Adams Papers
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From Louisa Catherine Johnson Adams to John Adams, 4 August 1819

Washington 4 August 1819

As I know how much your time must be engrossed by your studies my Dear John altho’ the temporary loss of your correspondence will grieve me I will submit to it most patiently on account of the motive which does you so much honour—I observe that you appear to be a little mortified in your last Letter at what I remarked in one of my former ones which you somewhat misunderstood—The observation I made as to your not answering my Letters were concerning yourself and not regarding Charles at all I meant you to understand that what I said of Cigars was applicable to the long standing desire which both your father and myself had expressed that you should leave off <[. . .]> this pernicious practice and I was mortified to learn from a Gentleman who had seen you that you were to use his expression “an inveterate smoker.” It was your constantly avoiding to answer these anxious fears which I so strongly intimated that I wrote and with a view to convince you of the fatal consequence which might result to Charles from your example whose health must be materially injured by this abominable practice which acts as a stimulus to every bad passion.

I have been much and painfully engaged since the receipt of your Letter in attendance on my poor Sister Frye who has again been so unfortunate to lose her sweet little Infant and my heart has bled at the sight of the distress of its parents. There are scenes my dear John which call for great fortitude and teach us resignation to the Will of a supreme being who best knows what is good for us. but alas they are severe trials to our feeble natures and [c]all for a strength of mind and energy of character few of us are gifted with. May it be your lot to meet as few of them as possible and may you under every circumstance place your trust in that power from whom alone in such and in all other afflictions you can hope releif—for he alone knows how to temper the wind to the shorn lamb.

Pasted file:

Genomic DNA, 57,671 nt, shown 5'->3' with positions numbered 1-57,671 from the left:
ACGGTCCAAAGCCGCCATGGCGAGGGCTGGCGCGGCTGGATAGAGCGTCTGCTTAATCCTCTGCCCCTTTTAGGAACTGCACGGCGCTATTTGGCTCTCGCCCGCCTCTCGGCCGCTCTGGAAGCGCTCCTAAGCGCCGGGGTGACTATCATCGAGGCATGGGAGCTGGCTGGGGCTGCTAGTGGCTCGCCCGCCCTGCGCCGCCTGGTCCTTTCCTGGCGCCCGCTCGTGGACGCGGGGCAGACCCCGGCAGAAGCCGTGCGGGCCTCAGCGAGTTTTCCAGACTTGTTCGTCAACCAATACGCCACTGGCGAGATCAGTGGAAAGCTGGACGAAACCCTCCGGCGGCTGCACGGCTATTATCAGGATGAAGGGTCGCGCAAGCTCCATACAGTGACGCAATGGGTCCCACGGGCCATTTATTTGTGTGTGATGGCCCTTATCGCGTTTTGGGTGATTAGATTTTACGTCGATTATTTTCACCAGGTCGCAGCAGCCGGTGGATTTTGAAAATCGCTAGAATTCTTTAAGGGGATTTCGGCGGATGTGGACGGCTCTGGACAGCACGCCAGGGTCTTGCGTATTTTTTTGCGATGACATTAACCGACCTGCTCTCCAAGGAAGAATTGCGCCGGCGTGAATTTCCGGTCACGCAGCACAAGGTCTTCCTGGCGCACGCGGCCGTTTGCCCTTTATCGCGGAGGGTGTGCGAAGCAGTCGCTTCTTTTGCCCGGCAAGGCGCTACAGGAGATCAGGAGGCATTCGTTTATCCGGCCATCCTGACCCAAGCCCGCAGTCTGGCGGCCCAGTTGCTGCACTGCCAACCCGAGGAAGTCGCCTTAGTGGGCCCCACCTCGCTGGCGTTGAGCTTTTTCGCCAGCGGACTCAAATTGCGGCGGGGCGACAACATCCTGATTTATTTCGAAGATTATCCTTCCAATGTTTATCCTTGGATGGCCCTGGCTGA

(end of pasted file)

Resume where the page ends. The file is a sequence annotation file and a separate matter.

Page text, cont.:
I cannot praise you too much for your exertions both as it regards yourself and your brother and I have not the slightest doubt that they will be crowned with honour and <and> gladden the heart of your affecte Mother

L. C. A—

Let me have the satisfaction of hearing that your speaking met with public approbation.

MHi: Adams Papers.

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